Remember that your job is not always to make your children happy, but to help them develop into responsible, caring people. And in order to do that, it is important that your children comply with your limits and requests.

There are a number of things you can do when your children protest:

  • First, allow some complaining; you can acknowledge their feelings.
    “You are really angry that you have to finish your chores before you play.”
  • Second, be clear, calm, and confident as you insist on the behavior you want.
    “We agreed that you would finish your chores before you watch your show.”
  • And finally, avoid getting distracted by their negative attitude.
    “Even though you are upset, you still need to finish your chores first.”

Even if your children grumble about the limits you set, you can choose to focus on the fact that their behavior ultimately reflected their compliance. Remember to highlight positive behavior and cooperation when you see it!

Have you ever felt that you are constantly giving to your children and doing so much for them that you are exhausted and even resentful of all their demands?

If so, then this month’s parenting tip is right for you: Know and Respect Your Limits

It is far better to give only as much as you can willingly – or perhaps just slightly more-so. After that, set limits calmly and firmly. Then what you do for your child will be done lovingly.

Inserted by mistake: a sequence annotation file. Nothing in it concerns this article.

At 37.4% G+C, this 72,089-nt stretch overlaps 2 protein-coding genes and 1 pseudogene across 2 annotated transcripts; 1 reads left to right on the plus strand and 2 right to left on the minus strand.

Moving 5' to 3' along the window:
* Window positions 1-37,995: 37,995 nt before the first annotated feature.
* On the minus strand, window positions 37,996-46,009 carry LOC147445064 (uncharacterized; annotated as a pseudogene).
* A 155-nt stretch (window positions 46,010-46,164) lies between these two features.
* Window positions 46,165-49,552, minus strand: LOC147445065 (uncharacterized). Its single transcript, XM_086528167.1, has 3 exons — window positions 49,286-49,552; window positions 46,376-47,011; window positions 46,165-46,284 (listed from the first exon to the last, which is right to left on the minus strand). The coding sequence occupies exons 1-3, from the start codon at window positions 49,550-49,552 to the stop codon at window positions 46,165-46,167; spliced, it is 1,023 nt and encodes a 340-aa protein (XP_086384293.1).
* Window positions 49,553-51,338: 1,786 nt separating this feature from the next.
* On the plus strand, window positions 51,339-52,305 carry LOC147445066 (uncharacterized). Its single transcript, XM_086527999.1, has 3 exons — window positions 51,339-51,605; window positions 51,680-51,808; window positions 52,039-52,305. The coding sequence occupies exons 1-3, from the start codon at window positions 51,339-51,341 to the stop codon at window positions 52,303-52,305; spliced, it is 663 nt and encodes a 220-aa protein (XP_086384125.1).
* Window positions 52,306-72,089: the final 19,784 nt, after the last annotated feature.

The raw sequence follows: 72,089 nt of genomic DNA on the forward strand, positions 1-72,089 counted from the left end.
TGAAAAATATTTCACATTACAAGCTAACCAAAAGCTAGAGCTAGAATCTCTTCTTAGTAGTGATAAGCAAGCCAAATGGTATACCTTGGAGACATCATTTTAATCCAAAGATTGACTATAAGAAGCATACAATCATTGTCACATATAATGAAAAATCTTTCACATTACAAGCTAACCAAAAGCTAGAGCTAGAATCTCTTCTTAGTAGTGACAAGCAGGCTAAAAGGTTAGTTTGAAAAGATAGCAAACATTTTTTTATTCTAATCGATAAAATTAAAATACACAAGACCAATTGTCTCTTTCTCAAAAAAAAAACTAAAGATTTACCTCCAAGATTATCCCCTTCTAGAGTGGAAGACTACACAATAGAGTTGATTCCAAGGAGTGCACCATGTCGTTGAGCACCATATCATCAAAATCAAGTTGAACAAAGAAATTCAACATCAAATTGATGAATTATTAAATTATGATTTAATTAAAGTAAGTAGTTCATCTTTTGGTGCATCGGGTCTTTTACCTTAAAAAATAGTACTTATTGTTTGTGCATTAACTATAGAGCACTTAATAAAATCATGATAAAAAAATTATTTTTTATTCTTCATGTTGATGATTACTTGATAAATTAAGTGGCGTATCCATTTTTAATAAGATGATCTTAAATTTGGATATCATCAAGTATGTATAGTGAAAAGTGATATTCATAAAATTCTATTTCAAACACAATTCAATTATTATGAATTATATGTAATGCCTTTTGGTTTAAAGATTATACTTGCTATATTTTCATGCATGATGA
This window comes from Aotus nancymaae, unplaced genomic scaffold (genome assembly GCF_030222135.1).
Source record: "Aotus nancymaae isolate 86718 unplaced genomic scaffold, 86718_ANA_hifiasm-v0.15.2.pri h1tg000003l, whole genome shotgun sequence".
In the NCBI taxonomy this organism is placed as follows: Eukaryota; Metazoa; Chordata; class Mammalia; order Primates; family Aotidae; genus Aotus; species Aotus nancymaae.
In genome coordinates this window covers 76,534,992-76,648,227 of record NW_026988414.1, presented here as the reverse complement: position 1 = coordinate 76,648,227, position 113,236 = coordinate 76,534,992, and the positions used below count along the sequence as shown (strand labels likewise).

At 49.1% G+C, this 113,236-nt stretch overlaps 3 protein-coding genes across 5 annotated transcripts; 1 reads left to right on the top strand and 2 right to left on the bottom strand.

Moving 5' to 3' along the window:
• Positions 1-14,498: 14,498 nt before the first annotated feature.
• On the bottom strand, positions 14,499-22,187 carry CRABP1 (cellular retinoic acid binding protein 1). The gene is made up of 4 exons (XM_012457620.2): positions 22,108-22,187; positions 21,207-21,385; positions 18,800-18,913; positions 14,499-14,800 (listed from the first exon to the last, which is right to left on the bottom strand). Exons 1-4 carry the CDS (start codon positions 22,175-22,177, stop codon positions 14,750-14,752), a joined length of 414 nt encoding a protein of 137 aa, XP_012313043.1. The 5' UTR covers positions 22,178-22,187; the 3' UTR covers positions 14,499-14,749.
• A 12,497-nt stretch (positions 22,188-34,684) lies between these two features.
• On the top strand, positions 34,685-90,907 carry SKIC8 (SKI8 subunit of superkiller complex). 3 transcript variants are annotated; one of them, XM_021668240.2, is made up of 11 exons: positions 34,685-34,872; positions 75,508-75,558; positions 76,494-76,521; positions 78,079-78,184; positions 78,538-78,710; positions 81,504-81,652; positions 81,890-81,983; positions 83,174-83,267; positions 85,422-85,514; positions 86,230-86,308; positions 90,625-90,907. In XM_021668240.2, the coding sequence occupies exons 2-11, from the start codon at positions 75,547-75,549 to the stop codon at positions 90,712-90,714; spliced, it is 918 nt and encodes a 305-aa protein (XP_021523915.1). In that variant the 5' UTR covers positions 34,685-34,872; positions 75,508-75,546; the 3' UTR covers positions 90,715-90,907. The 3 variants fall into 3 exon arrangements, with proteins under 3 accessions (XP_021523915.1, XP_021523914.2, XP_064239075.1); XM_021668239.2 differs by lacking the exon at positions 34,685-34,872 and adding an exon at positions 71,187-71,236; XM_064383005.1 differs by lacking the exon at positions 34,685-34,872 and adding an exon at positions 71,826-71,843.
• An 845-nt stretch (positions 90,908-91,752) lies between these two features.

Parents need a degree of physical and emotional well-being so they can preserve their most important resources – their energy and their good will.

Parents usually take better care of their children when their own needs are met so it is actually better for everyone when parents respect their own limits and feelings.

For example, you can say:

“We don’t have time to take a walk this morning. I know you really want to go. After your nap this afternoon, we can go out for a walk.”

So, rather than feeling that you have to say “yes” to all your children’s requests, you can learn to say “no” to them sometimes with respect and understanding. If you do so, you will have modeled a valuable lesson in setting personal boundaries and taking care of oneself.

Do you wish to be great? Then begin by being. Do you desire to construct a vast and lofty fabric? ….. The higher your structure is to be, the deeper must be its foundation.   ~Saint Augustine

Ah, foundation. It’s not just an undergarment. It’s what parents need to build beneath their children to help them become responsible adults.

Like when my son was in middle school and he and his best friend were hanging out at my house and said they wanted to bake a giant chocolate chip cookie. You know, the kind you get for someone’s birthday that’s decorated like a cake. They claimed they knew how to do it. Really? I was skeptical. I pictured a mutant, unappetizing cookie coming out of the oven and a kitchen that looked like the wreck of the Edmund Fitzgerald after they were done.

But I let them do it. Why? A few reasons.

  • They were of age to use the kitchen (about 13).
  • I was home to supervise if need be (I was available at the time).
  • I knew what kind of kids they were (they would live up to their promise to clean up when they finished their creation).
  • And I truly felt that it was my job to give them the confidence to bake a giant chocolate chip cookie (this took a little bit of faith).
  • I had also been on a diet for a week and really wanted a cookie.

So they baked the cookie. Guess what? It came out chewy, gooey, and delicious. And my kitchen didn’t look too bad either.